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Raccoons rise to top of town nuisances

Neighbors of Euphemia Haye have brought forth issues with resident raccoons' dumpster-diving habits.

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  • | 5:33 a.m. February 8, 2023
  • Longboat Key
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Raccoons have become the talk of the town again on Longboat Key. 

The barrier island and surrounding areas have always had some issues with the so-called "trash pandas," but they have gained the spotlight again. 

Resident John Frank has expressed continual issues with a nearby dumpster at restaurant Euphemia Haye. Frank, who lives near the restaurant, has a photo and video of dozens of raccoons scurrying around the dumpster and its gate after dark. The video was shown to town commissioners Monday, eliciting gasps from those at the meeting.

“That’s an unforgivable, unacceptable scene that we just saw,” Mayor Ken Schneier said of the video shown to commissioners and audience members.

Frank says the state of the dumpster provides a sizable nuisance to himself and nearby property owners. 

“I have recently learned in the last month of a number of our neighbors that have been attacked, both themselves and their pets, by raccoons that frequent the dumpster at Euphemia Haye,” he said. “...What has happened is the raccoons are no longer satisfied with frequenting the dumpster area. They have gone out into the neighborhood.”

He recounted instances of raccoons acting as greeters at the doors of the restaurant, friends and neighbors wary of taking usual walks in the neighborhood and a friend carrying a golf club with him on walks with his dog to ward off any aggressive raccoons. 

Commissioner Debra Williams recalled an email she had received from a neighbor about a year ago regarding an issue with raccoons at the same restaurant. 

Planning, Zoning and Building Director Allen Parsons said he wasn't aware of that complaint, but the town has been working with Euphemia Haye to see if another type of dumpster might solve the issue.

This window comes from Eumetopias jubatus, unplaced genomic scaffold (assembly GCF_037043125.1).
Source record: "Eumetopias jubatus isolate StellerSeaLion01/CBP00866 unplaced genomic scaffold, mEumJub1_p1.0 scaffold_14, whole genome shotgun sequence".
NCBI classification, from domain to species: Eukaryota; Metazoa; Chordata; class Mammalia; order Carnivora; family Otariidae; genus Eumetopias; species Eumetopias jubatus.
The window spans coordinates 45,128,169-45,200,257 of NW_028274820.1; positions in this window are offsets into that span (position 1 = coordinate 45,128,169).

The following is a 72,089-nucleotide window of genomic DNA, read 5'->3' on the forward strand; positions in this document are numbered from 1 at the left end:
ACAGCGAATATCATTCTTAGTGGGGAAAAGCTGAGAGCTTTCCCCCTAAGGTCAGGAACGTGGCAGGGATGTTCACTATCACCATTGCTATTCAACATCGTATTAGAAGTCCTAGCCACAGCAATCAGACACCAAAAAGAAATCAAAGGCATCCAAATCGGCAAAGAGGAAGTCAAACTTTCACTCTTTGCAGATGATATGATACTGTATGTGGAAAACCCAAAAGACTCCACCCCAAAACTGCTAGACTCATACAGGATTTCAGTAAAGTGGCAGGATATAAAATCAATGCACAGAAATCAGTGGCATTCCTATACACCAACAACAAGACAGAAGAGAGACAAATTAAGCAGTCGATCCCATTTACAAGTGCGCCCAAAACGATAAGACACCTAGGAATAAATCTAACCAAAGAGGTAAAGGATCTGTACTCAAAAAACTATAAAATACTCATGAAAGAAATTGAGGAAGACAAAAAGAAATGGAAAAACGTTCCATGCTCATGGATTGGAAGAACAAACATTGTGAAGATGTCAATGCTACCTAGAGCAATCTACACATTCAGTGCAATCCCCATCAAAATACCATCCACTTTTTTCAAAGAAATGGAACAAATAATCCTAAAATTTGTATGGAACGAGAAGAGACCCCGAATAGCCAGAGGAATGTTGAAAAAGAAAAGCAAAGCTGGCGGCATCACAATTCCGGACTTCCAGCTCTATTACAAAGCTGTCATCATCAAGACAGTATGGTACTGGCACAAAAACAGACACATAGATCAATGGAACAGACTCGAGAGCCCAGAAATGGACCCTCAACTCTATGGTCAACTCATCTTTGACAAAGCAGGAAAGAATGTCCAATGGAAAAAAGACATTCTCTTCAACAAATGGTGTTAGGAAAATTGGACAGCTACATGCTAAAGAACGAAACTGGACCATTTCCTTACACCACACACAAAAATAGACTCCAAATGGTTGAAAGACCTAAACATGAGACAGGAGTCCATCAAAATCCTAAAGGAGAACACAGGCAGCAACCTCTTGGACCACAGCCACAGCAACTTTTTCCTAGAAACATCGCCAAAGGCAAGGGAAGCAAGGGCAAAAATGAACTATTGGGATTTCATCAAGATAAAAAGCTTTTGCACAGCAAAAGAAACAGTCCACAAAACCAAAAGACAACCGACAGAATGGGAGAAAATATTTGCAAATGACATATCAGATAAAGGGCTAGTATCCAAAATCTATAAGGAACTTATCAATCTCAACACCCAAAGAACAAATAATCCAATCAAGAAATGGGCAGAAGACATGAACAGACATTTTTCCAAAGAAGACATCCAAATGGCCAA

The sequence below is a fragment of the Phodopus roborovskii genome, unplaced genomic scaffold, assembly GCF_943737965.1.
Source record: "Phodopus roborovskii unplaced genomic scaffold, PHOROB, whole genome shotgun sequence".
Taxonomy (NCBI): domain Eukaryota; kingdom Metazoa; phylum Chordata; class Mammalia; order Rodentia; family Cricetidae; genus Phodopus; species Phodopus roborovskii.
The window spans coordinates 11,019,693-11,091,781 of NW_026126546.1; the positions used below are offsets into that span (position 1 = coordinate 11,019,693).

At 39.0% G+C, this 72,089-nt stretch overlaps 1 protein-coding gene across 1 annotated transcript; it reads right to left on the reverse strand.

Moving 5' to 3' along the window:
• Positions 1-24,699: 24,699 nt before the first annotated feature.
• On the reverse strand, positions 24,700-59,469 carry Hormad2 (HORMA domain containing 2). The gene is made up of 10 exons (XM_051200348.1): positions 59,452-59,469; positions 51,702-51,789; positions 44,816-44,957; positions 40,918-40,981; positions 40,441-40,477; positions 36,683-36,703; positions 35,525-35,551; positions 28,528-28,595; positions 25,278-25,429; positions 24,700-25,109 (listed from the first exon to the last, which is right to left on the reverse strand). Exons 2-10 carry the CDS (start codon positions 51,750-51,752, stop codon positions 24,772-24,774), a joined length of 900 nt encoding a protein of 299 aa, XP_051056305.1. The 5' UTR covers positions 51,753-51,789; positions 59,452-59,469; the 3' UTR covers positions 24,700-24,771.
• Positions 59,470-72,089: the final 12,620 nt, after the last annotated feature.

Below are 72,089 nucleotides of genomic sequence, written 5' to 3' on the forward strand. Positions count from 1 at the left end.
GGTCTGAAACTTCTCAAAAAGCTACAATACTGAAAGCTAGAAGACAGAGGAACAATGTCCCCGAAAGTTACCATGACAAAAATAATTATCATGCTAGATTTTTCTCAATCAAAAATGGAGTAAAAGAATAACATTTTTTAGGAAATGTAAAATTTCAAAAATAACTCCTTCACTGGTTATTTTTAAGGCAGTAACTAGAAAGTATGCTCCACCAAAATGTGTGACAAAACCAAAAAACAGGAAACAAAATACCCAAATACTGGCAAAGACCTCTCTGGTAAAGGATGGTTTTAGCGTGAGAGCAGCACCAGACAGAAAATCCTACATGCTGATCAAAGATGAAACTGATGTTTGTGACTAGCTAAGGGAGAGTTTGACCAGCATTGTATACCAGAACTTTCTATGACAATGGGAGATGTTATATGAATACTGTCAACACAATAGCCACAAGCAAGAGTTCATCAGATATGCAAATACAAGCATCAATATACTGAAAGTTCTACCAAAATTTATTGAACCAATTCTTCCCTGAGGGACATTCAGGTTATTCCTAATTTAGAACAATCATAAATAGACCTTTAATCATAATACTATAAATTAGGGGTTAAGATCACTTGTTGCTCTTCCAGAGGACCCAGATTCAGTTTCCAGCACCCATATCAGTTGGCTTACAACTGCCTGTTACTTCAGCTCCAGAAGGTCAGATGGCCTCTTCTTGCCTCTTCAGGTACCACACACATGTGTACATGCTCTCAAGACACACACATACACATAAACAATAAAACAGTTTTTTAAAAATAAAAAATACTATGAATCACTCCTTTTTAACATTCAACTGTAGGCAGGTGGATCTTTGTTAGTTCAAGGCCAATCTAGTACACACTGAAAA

“Our code enforcement officer has made contact with the restaurant to let them know about this and help facilitate a replacement dumpster,” Parsons said. 

According to Euphemia Haye owner Amy Whitt, the new dumpster was already purchased by the town and is now in its new home. 

"There's only so much we can do," she said. "More people might be seeing us have this issue than other restaurants because of the location of our dumpster." 

The dumpster sits in the restaurant parking lot as there is no other place for it, she said. 

"We don't want to put anyone in danger," she said. "We just ask customers not feed or approach them." 

Whitt hopes the town will take a larger step into the situation and begin keeping tabs on the raccoons that live in Joan Durante Park, which is right next door to the restaurant and makes the dumpster the closest food source.

The removal of the raccoons is a bit of a tricky subject, Parsons said. This is largely in part because Florida Fish and Wildlife does not consider raccoons to be a nuisance species. 

“Even if there isn’t a specific tightly closed dumpster regulation, it’s pretty clear that what’s going on at that site would rise to the level of a public nuisance,” Schneier said. 

While neither Schneier or other commissioners had a clear answer on how to solve the issue, they were all in agreement that something has to be done — and soon. 

“I think it’s incumbent on us to ensure there isn’t an issue of these raccoons being rabid,” Commissioner Sherry Dominick. “First of all, there are numerous of them and some of them may be rabid.”

In hopes of addressing this issue and others, the town is in the process of formally adopting new property maintenance codes with the help of the International Property Maintenance Code standards. The new code would help residents and the town ensure garbage cans and dumpsters are not left out or open and uncovered. 

The current code does not require dumpsters and garbage cans have lids that are closed and secured, but, if adopted, the new code would make this an enforceable offense.

Residents would also not be allowed to leave their garbage cans at the end of a driveway for longer than 48 hours before or after their designated pickup date. 

However, commissioners were mindful of making the rules reasonable for residents to follow and the town to enforce. Commissioners added a revision to this effect to the code. 

The Commission unanimously voted to forward the revised code to its March 6 regular meeting for second reading and adoption. 


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